Emmure still deliver to deathcore roots with complete revival through ‘Look At Yourself’ - Reviews - Alternative Press

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Emmure Look At Yourself

March 03 2017, 6:00 PM EST Brian Kraus


Emmure still deliver to deathcore roots with complete revival through ‘Look At Yourself’

Emmure Look At Yourself

Emmure still deliver to deathcore roots with complete revival through ‘Look At Yourself’

Released: March 3, 2017

FILE UNDER: Born Again Deathcore

ROCKS LIKE: The Acacia Strain, Glass Cloud, Knocked Loose

WHAT'S DIFFERENT: Somehow, Emmure's polarizing, windbreaker-clad frontman Frankie Palmeri isn't shot on album seven. His pure paranoia and vitriol conjure the studio walls closing in on him. The last few years of his life have clearly given him plenty to scream about on Look At Yourself.

Since 2014's Eternal Enemies, every member (sans Palmeri) has been replaced, and every great revival on Look starts with guitarist Josh Travis (formerly of Glass Cloud and the Tony Danza Tapdance Extravaganza). Former TDTE bassist Phil Lockett and GC drummer Josh Miller round out the rhythm section, the serendipitous puzzle of heavy music members fitting together as one. Travis is the new sheriff in town, upholding Emmure’s heavy legacy with an aural assault for 2017. Palmeri levels up with his counterpart, exorcising brutal, blown-out-speaker screams over all his other recognizable forms—and there's no better way to say “I wanna hurt you” than that. Rabid breakdown blasts are so excessive, even by Emmure standards, that the album feels like swallowing 13 giant pills. Not for the weak-stomached.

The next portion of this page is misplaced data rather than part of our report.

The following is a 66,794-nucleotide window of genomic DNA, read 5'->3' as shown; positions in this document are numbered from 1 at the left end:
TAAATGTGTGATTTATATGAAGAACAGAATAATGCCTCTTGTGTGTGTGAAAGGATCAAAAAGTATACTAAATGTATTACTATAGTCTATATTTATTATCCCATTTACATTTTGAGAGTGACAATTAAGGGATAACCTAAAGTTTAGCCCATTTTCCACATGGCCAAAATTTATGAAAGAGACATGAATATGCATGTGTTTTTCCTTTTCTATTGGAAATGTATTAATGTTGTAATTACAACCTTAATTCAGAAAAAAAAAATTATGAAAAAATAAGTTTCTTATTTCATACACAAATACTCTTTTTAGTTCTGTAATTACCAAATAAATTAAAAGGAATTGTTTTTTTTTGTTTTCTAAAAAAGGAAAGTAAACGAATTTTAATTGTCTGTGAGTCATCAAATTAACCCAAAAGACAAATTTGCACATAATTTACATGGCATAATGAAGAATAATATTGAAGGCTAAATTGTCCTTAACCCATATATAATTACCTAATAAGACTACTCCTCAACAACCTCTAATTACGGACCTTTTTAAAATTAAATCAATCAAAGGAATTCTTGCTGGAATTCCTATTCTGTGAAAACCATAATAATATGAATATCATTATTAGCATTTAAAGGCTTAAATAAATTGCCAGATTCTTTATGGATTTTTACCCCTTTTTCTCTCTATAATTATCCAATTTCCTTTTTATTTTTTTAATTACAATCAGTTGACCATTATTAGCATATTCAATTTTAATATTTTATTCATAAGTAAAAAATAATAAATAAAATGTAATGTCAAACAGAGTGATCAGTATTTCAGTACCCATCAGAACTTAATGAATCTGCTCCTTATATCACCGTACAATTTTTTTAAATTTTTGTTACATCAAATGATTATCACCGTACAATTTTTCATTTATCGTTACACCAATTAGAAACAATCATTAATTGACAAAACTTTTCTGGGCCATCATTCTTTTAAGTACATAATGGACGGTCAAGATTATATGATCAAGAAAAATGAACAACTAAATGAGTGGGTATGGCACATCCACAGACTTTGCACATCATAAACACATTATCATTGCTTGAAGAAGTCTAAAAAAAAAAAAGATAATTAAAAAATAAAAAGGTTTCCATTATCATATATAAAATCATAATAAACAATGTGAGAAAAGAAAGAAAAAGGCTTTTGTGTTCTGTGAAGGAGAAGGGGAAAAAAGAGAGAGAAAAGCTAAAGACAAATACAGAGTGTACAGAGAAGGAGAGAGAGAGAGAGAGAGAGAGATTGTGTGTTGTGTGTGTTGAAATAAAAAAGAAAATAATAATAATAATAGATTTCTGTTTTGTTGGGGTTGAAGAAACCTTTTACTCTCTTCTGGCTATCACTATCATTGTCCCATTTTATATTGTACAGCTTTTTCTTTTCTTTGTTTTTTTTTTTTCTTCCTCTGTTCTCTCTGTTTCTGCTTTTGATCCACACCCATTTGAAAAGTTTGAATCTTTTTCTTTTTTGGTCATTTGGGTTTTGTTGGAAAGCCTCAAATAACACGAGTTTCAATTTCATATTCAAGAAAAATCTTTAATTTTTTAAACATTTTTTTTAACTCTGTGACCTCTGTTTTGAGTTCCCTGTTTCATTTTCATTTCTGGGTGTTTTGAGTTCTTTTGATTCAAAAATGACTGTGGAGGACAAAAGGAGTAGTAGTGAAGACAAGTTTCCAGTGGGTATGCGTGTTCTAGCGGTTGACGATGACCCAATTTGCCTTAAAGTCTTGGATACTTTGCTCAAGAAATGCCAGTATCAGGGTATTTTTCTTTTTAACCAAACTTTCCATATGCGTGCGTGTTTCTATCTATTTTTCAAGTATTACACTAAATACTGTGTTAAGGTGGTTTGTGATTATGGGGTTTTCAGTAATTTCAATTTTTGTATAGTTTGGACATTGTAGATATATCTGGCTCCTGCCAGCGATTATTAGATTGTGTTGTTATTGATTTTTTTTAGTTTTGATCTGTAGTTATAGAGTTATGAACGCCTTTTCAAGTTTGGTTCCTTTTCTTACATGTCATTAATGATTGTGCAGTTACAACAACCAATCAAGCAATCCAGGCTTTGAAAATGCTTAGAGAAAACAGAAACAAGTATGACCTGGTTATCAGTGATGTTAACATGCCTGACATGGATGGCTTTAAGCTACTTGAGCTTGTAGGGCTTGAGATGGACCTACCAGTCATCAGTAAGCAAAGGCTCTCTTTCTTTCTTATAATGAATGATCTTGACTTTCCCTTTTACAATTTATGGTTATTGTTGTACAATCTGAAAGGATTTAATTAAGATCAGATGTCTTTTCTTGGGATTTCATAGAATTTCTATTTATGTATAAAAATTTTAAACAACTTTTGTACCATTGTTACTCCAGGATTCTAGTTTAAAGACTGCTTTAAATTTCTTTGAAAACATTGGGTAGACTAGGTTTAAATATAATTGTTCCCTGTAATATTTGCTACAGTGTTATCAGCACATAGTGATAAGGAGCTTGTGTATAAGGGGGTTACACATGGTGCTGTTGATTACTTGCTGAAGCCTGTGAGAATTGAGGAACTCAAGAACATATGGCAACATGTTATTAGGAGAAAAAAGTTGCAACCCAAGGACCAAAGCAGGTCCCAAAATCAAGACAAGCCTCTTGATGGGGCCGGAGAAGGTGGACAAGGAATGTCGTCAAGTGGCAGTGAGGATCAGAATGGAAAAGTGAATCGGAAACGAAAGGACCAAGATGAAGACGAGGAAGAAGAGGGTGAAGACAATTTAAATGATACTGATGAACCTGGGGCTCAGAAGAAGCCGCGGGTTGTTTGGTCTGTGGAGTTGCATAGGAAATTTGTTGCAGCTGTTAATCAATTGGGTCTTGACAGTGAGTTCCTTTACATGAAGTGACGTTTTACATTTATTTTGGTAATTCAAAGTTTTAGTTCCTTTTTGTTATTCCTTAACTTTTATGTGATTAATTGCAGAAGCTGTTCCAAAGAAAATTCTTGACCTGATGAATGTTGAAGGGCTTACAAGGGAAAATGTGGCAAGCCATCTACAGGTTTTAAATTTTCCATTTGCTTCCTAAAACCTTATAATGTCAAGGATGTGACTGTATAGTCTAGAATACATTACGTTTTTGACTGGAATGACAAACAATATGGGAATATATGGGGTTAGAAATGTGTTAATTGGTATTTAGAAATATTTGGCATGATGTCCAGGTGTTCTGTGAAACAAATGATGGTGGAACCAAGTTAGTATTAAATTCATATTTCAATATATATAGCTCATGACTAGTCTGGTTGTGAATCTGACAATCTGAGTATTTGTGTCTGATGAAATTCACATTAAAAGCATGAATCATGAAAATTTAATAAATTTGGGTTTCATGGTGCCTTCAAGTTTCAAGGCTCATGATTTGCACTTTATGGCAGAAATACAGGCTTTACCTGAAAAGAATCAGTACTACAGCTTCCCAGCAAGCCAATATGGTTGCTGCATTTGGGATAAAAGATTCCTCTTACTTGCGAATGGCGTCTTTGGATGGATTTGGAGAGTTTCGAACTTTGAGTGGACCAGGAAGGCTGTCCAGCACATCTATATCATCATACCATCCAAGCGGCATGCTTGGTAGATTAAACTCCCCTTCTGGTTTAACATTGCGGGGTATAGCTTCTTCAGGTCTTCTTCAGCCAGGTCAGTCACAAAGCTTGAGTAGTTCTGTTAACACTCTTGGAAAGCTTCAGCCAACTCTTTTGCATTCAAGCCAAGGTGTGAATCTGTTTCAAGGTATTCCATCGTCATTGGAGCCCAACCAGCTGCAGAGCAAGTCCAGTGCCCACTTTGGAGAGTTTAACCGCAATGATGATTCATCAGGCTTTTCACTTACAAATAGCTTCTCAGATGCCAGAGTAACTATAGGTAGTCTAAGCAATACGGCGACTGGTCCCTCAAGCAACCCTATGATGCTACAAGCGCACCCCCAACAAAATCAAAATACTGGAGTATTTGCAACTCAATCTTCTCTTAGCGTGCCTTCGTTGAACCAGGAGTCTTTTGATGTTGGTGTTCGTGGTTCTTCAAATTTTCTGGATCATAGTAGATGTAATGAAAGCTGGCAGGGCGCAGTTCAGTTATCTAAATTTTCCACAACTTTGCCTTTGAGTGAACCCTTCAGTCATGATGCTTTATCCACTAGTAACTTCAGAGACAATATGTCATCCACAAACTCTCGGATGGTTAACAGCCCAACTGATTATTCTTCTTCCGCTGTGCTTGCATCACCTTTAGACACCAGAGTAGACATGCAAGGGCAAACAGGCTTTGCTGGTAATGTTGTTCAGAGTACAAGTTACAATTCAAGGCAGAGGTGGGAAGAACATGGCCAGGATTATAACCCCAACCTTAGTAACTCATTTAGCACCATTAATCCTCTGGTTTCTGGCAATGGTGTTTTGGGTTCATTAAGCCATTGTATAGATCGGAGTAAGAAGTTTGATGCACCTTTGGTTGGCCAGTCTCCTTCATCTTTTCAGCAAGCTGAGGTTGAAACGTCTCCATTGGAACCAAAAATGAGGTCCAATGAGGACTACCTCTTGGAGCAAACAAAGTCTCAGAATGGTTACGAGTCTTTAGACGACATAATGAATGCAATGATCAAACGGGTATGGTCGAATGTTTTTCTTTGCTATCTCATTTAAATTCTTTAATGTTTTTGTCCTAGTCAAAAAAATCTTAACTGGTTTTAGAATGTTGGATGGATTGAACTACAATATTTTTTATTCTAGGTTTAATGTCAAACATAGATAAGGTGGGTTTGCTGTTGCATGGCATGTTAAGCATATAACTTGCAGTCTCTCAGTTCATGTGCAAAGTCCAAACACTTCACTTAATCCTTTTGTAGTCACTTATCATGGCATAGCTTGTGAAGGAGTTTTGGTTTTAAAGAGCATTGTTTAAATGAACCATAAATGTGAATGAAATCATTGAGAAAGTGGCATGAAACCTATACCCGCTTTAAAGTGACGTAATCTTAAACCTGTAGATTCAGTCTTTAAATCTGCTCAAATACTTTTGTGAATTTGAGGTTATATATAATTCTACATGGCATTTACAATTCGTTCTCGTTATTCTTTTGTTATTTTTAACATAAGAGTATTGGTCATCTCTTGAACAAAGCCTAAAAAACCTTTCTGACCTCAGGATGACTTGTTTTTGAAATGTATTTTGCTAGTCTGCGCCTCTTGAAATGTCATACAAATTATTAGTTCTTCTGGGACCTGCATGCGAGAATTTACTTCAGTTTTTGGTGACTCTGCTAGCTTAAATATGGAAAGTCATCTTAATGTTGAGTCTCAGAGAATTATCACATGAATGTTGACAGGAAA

WHY YOU SHOULD CARE: Look At Yourself is a seemingly unending and surely unnerving listen, but self-aware to the brand; the mechanical ticks and shady grooves are still of the nü variety (“Flag Of The Beast,” “Derelict,” “Turtle In A Hare Machine”). Palmeri can't help but spit lines like Fred Durst's illegitimate son (“Ice Man Confessions,” “Shinjuku Masterlord”), and we love him for that. No restraining order can stifle Travis' intensity, but chuggy mosh swagger and cocksure call-outs can coexist with it, as they do on “Major Key Alert.” (“I'm sick of hearing that you want me to be/2007, crying over some bitch/Oh, please.”) Palmeri knows how to entertain within the genre. He's not only succeeded in that, but in starting over, as well. 

OUR PICK: “Torch”

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